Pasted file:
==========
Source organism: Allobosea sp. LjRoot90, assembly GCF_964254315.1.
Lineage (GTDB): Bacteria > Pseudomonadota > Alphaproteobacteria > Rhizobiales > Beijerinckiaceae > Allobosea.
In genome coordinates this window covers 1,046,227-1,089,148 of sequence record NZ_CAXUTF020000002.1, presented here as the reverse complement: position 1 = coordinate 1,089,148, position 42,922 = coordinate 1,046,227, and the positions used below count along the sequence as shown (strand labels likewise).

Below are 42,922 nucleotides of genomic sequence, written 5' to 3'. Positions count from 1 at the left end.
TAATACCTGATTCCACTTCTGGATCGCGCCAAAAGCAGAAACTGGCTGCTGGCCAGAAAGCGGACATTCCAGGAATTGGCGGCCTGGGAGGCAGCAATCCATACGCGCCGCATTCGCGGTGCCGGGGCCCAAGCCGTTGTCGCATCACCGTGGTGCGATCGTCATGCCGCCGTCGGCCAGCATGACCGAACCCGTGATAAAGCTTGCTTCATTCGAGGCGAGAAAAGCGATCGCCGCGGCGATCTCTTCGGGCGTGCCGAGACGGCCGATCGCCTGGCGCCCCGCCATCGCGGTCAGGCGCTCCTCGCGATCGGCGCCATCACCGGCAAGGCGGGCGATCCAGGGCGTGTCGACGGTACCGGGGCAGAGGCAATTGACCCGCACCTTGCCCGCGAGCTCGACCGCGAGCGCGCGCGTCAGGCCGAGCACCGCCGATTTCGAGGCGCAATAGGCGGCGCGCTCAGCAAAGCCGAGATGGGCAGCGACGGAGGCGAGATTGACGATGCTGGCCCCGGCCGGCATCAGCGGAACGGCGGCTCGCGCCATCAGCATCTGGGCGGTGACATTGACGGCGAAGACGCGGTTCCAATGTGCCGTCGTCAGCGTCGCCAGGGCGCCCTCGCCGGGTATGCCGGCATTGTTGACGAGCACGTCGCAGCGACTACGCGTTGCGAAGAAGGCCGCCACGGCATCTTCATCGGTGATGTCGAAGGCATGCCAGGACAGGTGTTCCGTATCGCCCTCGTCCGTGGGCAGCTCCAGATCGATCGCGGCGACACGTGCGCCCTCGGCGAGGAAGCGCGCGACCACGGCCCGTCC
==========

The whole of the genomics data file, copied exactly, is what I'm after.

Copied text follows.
Source organism: Allobosea sp. LjRoot90, assembly GCF_964254315.1.
Lineage (GTDB): Bacteria > Pseudomonadota > Alphaproteobacteria > Rhizobiales > Beijerinckiaceae > Allobosea.
In genome coordinates this window covers 1,046,227-1,089,148 of sequence record NZ_CAXUTF020000002.1, presented here as the reverse complement: position 1 = coordinate 1,089,148, position 42,922 = coordinate 1,046,227, and the positions used below count along the sequence as shown (strand labels likewise).

Below are 42,922 nucleotides of genomic sequence, written 5' to 3'. Positions count from 1 at the left end.
TAATACCTGATTCCACTTCTGGATCGCGCCAAAAGCAGAAACTGGCTGCTGGCCAGAAAGCGGACATTCCAGGAATTGGCGGCCTGGGAGGCAGCAATCCATACGCGCCGCATTCGCGGTGCCGGGGCCCAAGCCGTTGTCGCATCACCGTGGTGCGATCGTCATGCCGCCGTCGGCCAGCATGACCGAACCCGTGATAAAGCTTGCTTCATTCGAGGCGAGAAAAGCGATCGCCGCGGCGATCTCTTCGGGCGTGCCGAGACGGCCGATCGCCTGGCGCCCCGCCATCGCGGTCAGGCGCTCCTCGCGATCGGCGCCATCACCGGCAAGGCGGGCGATCCAGGGCGTGTCGACGGTACCGGGGCAGAGGCAATTGACCCGCACCTTGCCCGCGAGCTCGACCGCGAGCGCGCGCGTCAGGCCGAGCACCGCCGATTTCGAGGCGCAATAGGCGGCGCGCTCAGCAAAGCCGAGATGGGCAGCGACGGAGGCGAGATTGACGATGCTGGCCCCGGCCGGCATCAGCGGAACGGCGGCTCGCGCCATCAGCATCTGGGCGGTGACATTGACGGCGAAGACGCGGTTCCAATGTGCCGTCGTCAGCGTCGCCAGGGCGCCCTCGCCGGGTATGCCGGCATTGTTGACGAGCACGTCGCAGCGACTACGCGTTGCGAAGAAGGCCGCCACGGCATCTTCATCGGTGATGTCGAAGGCATGCCAGGACAGGTGTTCCGTATCGCCCTCGTCCGTGGGCAGCTCCAGATCGATCGCGGCGACACGTGCGCCCTCGGCGAGGAAGCGCGCGACCACGGCCCGTCC